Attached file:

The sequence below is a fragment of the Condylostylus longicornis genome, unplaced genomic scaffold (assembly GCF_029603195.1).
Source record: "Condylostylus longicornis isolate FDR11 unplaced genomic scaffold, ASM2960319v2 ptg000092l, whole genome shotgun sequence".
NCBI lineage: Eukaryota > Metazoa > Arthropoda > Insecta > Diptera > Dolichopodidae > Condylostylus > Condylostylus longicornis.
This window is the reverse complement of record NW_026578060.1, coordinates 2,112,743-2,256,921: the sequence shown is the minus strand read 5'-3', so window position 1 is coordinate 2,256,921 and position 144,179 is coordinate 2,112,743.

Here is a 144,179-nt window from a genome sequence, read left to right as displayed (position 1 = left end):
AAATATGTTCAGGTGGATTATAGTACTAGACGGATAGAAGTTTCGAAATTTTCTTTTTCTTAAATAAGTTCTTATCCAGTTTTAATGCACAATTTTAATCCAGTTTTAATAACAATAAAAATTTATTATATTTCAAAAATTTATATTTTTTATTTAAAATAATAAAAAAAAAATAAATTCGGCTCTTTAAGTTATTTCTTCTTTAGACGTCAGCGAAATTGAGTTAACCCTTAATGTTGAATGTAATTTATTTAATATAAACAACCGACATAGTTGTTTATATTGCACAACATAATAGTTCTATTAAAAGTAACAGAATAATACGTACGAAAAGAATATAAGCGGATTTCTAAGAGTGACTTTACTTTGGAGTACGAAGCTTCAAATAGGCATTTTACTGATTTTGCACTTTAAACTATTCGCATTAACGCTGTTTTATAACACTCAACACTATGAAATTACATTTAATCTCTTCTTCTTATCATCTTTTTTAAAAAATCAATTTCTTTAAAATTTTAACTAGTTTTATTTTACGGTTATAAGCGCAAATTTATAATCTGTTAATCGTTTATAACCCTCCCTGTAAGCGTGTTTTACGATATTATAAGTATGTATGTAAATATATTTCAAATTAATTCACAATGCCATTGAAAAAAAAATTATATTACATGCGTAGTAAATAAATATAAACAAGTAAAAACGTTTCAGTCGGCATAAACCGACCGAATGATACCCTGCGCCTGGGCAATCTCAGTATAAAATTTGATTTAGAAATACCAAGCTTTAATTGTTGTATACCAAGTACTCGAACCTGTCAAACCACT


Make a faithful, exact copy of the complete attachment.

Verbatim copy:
The sequence below is a fragment of the Condylostylus longicornis genome, unplaced genomic scaffold (assembly GCF_029603195.1).
Source record: "Condylostylus longicornis isolate FDR11 unplaced genomic scaffold, ASM2960319v2 ptg000092l, whole genome shotgun sequence".
NCBI lineage: Eukaryota > Metazoa > Arthropoda > Insecta > Diptera > Dolichopodidae > Condylostylus > Condylostylus longicornis.
This window is the reverse complement of record NW_026578060.1, coordinates 2,112,743-2,256,921: the sequence shown is the minus strand read 5'-3', so window position 1 is coordinate 2,256,921 and position 144,179 is coordinate 2,112,743.

Here is a 144,179-nt window from a genome sequence, read left to right as displayed (position 1 = left end):
AAATATGTTCAGGTGGATTATAGTACTAGACGGATAGAAGTTTCGAAATTTTCTTTTTCTTAAATAAGTTCTTATCCAGTTTTAATGCACAATTTTAATCCAGTTTTAATAACAATAAAAATTTATTATATTTCAAAAATTTATATTTTTTATTTAAAATAATAAAAAAAAAATAAATTCGGCTCTTTAAGTTATTTCTTCTTTAGACGTCAGCGAAATTGAGTTAACCCTTAATGTTGAATGTAATTTATTTAATATAAACAACCGACATAGTTGTTTATATTGCACAACATAATAGTTCTATTAAAAGTAACAGAATAATACGTACGAAAAGAATATAAGCGGATTTCTAAGAGTGACTTTACTTTGGAGTACGAAGCTTCAAATAGGCATTTTACTGATTTTGCACTTTAAACTATTCGCATTAACGCTGTTTTATAACACTCAACACTATGAAATTACATTTAATCTCTTCTTCTTATCATCTTTTTTAAAAAATCAATTTCTTTAAAATTTTAACTAGTTTTATTTTACGGTTATAAGCGCAAATTTATAATCTGTTAATCGTTTATAACCCTCCCTGTAAGCGTGTTTTACGATATTATAAGTATGTATGTAAATATATTTCAAATTAATTCACAATGCCATTGAAAAAAAAATTATATTACATGCGTAGTAAATAAATATAAACAAGTAAAAACGTTTCAGTCGGCATAAACCGACCGAATGATACCCTGCGCCTGGGCAATCTCAGTATAAAATTTGATTTAGAAATACCAAGCTTTAATTGTTGTATACCAAGTACTCGAACCTGTCAAACCACT